- Web analyst, The Manitowoc Company
- Business development manager, Jostens
Listed below are some of the internships Lakeland College marketing students have landed during their stay at Lakeland:
- Acuity - Sheboygan, Wis.
- Ansay & Associates - Port Washington, Wis.
- Dental Health Products - New Franken, Wis.
- Pearce Wireless - Sheboygan, Wis.
- Sheboygan County Chamber of Commerce - Sheboygan, Wis.
- Texas Roadhouse - Sheboygan, Wis.
- Two Rivers Polar Bears baseball team - Two Rivers, Wis.
- Valley VNA Senior Services - Neenah, Wis.
- Vector Marketing - Sheboygan, Wis.
- WSCS-TV8 - Sheboygan, Wis.
Name: Maria Santelli
Hometown: Pleasant Prairie, Wis.
Title: Events coordinator/marketing specialist
Business: Scil Animal Care Company
During her time at Lakeland College, Maria was involved in numerous extracurricular activities. She played on the soccer team, held two on-campus jobs, helped produce a TV commercial, served on committees and helped organize and staff various school events.
“At Lakeland, you are encouraged to do many things, and being able to balance all of them really helps prepare you well for the future,” says Maria.
Maria graduated with a double major in business and marketing in 2010, then interned in the Lakeland College marketing department while working on her MBA – which she received in 2012.
Her versatility and the ability to multi-task – a trait she honed at Lakeland – continue to serve Maria well at Scil Animal Care Company, a world leader in veterinarian equipment, imaging, diagnostics and education. Her role is multi-faceted and growing.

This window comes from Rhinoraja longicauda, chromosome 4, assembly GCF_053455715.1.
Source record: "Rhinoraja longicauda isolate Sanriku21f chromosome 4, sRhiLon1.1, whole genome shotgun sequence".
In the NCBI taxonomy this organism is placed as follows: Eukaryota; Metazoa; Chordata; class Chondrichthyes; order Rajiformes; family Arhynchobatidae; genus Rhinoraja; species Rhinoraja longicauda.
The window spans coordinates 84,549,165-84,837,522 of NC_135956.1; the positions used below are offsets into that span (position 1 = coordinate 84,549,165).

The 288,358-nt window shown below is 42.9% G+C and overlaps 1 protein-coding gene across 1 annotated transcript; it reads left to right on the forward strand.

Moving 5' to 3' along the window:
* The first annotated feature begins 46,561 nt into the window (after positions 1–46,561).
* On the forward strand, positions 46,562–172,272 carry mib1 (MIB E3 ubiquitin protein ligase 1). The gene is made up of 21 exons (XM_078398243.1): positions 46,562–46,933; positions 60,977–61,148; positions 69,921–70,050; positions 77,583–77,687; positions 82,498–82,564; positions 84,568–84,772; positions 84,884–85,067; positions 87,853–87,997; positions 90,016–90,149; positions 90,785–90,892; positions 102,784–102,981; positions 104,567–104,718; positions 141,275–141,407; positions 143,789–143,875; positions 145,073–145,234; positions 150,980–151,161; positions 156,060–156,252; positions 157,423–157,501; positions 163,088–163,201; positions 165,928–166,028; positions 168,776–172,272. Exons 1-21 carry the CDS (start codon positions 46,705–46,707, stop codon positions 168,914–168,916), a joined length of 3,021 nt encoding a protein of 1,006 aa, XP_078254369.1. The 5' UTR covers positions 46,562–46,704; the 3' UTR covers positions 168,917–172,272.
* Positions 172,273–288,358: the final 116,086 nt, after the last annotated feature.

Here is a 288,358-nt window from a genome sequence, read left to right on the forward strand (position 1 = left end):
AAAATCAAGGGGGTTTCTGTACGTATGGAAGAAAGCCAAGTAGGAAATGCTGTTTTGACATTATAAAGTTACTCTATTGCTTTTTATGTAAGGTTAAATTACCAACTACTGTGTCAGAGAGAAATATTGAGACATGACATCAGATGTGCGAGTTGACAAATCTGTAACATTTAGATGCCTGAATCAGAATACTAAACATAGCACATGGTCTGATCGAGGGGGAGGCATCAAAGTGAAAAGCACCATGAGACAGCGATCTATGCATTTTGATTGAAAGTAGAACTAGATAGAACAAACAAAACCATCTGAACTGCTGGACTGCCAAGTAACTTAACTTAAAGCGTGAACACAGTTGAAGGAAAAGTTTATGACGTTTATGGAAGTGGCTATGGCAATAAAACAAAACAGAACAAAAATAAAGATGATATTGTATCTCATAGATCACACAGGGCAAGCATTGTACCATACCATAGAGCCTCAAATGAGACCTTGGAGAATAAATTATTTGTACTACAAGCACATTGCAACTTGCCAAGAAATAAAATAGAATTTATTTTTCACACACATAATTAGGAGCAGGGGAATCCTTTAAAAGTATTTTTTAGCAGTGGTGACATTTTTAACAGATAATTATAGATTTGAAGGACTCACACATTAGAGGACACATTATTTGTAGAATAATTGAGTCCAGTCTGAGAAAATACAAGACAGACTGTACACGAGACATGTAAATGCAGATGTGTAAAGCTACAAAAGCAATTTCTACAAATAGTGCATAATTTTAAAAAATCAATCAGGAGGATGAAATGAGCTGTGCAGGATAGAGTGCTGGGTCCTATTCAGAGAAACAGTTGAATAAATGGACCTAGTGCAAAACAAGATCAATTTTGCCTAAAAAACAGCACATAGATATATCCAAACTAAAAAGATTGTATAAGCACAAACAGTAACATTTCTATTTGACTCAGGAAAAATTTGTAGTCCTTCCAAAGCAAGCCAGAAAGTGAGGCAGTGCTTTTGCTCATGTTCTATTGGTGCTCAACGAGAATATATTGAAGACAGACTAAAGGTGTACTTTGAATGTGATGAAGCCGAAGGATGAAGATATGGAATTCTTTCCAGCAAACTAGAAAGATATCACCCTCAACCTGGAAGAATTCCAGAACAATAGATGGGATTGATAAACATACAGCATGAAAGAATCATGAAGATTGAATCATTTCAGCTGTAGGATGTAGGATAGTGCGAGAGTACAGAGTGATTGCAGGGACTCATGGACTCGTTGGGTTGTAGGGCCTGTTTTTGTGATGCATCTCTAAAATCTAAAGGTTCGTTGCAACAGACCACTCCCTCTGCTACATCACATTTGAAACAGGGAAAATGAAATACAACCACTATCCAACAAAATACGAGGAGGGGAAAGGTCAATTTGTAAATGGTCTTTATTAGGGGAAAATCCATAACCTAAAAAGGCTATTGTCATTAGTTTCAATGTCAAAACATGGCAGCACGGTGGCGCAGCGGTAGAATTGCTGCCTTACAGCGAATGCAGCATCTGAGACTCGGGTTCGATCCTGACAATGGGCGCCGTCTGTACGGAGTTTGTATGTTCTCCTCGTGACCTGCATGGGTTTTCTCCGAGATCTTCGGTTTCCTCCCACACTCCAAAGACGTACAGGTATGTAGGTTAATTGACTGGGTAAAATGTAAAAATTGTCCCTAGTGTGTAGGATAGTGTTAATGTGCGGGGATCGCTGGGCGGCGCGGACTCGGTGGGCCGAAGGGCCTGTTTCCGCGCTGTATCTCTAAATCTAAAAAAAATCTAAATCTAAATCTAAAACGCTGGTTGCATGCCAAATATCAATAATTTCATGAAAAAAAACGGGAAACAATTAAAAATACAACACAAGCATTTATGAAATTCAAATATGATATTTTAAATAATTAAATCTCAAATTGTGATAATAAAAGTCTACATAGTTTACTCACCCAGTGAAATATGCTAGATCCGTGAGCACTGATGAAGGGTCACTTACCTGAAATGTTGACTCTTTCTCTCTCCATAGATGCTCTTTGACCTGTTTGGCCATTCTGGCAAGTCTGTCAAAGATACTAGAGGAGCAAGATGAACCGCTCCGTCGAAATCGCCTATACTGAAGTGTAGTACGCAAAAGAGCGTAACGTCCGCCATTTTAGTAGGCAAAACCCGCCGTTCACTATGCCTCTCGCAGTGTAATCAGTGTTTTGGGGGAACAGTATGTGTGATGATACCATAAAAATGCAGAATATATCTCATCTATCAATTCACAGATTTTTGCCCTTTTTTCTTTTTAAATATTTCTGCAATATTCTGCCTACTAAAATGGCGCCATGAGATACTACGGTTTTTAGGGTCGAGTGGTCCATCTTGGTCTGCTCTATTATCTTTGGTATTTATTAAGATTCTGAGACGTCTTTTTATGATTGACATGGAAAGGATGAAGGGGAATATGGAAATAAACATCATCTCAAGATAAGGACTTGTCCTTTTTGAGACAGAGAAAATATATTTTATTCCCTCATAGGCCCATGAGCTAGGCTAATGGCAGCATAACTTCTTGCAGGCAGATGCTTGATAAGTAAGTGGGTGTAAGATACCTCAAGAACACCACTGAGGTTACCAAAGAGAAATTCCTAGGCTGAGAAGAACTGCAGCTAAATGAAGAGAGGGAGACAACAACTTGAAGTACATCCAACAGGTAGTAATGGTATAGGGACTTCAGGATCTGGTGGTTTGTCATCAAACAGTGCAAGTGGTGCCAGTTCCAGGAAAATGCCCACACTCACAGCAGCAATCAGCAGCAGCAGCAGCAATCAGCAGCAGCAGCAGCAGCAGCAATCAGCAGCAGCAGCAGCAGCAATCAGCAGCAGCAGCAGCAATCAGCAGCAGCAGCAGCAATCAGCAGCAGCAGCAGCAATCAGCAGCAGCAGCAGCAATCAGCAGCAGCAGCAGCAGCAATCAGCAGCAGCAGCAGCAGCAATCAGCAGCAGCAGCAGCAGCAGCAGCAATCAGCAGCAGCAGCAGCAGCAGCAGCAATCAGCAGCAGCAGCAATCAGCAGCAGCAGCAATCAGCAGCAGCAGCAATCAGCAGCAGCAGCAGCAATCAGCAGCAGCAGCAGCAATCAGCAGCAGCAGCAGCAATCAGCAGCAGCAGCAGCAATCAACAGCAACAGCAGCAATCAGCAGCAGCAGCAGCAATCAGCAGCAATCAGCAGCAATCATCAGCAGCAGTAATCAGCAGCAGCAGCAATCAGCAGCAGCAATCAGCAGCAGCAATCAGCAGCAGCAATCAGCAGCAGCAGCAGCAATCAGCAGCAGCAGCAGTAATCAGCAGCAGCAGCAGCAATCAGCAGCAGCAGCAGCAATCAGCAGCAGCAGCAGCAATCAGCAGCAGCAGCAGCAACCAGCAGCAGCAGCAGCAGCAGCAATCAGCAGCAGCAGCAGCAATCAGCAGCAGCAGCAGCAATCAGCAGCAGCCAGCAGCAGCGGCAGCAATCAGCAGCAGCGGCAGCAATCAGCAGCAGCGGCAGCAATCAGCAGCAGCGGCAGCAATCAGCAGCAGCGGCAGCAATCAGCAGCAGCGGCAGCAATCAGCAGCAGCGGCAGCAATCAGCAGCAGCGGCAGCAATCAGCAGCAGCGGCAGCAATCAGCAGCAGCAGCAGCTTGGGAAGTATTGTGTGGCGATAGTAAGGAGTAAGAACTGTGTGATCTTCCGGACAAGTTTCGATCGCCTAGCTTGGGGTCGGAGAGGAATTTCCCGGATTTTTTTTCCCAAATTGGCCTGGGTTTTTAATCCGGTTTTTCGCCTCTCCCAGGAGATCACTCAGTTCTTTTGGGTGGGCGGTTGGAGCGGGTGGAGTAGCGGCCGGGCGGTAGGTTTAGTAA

At Scil’s U.S. headquarters in Gurnee, Ill., Maria is in charge of organizing, monitoring and trouble-shooting Scil’s presence at more than 30 trade shows a year. In addition to handling the numerous and often complicated logistics (booth size, third-party vendors, shipping of booth materials, etc.), Maria analyzes attendance at each show and tracks sales leads and actual sales generated from each show.
Maria also works with Scil’s marketing manager, helping to plan continuing education seminars for veterinarians. In addition, she helps create a quarterly newsletter that is distributed to veterinarians, and she helps design various other marketing materials. She recently played a key role in creating an interactive return on investment calculator that Scil’s customers can use when considering purchasing Scil equipment or services.
“I’m always up for learning and doing new things,” she says.
Marketing at Lakeland
We asked. We listened. As a result, our marketing degree is stronger than ever.
Wanting to upgrade our marketing program, we asked local employers from some of our neighboring world-class businesses what they wanted in a graduate with a marketing degree.
One key change was a renewed emphasis on internships. Another was stressing research, the ability to carry out and analyze survey works or focus group studies.
“Our marketing program was designed with the input of employers,” Niederjohn says. “We really asked them, ‘what do you think students need to be able to do when they graduate?’ We recently made changes.”